In the background screening industry, trust is the name of the game; from where the chain begins with the prospective employee, to where it ends with the boots on the ground researchers. All parties involved must have a mutual trust of one another. Within that chain is the trust between a wholesaler and their external suppliers. This relationship, above all others in the process of performing a background check, requires transparency, understanding, and communication. In relation to background screening, those three requirements can be defined as follows:
On our end as the wholesaler, it is important to keep your supplier informed as far as changes in volume, hit ratio, and expectations are concerned. It should be expected of your researcher to inform you of their search route/schedule and processes.
It is imperative that wholesalers have an intimate knowledge of how each county, and court within each county, operates. Being aware of the processes that your suppliers operate under and the obstacles they may need to overcome to complete any given search is part of your responsibility. Conversely, it is important for the supplier to truly understand our desires and standards for every search that is sent to them. If there are different requirements for different clients, making sure these differences are made very clear.
Contact. Contact. Contact. As you would in any other relationship, you will need to stay in touch with your supplier more than just when you need something from them or when there is an issue. As we all know, this industry shifts and changes on a week to week, and sometimes, a day to day basis. Open communication is the only way to stay appropriately informed. Also, continually making your suppliers aware of what work is pending, what work is the oldest, and what work you need clarification on is the best way to insure nothing will fall through the cracks.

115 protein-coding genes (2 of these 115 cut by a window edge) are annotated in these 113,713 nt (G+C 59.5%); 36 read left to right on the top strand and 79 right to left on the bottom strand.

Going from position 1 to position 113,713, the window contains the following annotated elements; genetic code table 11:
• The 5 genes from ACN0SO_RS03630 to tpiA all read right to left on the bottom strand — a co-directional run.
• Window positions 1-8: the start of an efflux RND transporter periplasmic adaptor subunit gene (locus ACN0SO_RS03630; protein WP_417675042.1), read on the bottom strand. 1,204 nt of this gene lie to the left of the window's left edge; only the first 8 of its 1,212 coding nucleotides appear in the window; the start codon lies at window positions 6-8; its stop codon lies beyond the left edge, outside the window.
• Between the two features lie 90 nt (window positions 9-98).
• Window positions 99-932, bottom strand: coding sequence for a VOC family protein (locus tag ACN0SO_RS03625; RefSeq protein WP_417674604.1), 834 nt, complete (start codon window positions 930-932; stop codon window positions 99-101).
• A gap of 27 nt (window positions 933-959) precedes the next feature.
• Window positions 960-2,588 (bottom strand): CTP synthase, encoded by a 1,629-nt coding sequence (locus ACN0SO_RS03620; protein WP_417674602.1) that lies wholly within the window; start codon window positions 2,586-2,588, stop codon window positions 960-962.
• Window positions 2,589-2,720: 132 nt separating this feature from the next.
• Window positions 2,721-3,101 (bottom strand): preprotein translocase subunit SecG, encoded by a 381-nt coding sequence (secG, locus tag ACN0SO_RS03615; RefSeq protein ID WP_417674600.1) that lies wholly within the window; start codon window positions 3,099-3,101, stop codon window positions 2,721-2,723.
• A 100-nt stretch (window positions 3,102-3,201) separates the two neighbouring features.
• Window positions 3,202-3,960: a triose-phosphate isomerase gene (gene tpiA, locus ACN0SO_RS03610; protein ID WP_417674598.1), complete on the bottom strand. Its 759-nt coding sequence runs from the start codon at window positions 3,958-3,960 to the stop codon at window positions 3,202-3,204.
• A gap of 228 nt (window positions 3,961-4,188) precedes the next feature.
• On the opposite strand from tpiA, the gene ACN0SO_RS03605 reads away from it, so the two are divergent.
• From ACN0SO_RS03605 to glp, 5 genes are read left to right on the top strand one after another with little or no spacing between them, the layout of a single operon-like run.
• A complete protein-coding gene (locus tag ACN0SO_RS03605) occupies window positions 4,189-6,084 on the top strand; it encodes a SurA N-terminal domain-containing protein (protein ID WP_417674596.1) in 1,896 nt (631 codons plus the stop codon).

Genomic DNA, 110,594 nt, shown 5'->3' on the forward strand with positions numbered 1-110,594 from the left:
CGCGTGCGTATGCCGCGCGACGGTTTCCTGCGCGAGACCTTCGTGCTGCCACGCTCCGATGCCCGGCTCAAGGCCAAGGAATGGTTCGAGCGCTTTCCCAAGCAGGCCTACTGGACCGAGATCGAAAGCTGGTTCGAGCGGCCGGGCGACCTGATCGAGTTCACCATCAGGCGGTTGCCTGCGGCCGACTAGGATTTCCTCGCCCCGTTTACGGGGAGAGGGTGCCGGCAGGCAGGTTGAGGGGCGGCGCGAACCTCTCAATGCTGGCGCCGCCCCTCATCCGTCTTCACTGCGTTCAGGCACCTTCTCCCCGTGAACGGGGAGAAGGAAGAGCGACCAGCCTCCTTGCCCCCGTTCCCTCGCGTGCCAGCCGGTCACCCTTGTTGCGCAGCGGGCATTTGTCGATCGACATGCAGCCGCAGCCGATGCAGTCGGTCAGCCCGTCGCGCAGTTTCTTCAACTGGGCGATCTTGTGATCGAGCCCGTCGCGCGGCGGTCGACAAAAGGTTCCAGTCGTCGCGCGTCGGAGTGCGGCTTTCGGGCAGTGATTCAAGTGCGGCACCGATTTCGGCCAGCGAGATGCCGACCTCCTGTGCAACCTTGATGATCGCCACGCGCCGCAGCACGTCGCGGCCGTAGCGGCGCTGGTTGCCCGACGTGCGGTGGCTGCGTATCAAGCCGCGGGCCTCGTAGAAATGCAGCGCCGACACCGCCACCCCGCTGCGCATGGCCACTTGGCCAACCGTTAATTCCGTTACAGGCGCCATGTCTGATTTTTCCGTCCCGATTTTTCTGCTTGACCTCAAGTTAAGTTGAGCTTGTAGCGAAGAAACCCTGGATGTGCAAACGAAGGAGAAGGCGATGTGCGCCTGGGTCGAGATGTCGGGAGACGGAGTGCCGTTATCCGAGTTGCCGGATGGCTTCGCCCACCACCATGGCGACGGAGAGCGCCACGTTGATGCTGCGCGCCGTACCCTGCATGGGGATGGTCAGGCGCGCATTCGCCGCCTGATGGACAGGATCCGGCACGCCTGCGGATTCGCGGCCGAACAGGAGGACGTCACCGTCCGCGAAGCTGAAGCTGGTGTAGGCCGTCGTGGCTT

The most effective way to meet these three requirements is to foster a sense of teamwork and unity between us and our external supplier network. The easy thing to do is to create an authoritative, superior/subordinate type relationship, and while that approach may garner desired results in the short term, over time, it will result in a deterioration of the relationship between the two parties.
The most important resource involved in dealing with an external supplier is good will. People inherently want to work harder for someone whom they feel treats them as an equal and understands their circumstances. At the end of the day, we all have the same goal; complete checks at great speed and with great quality. It sounds simple but we know it is a complicated goal to achieve. Aligning yourself with suppliers who want to work as a team is the best way to get your company to where it needs to be.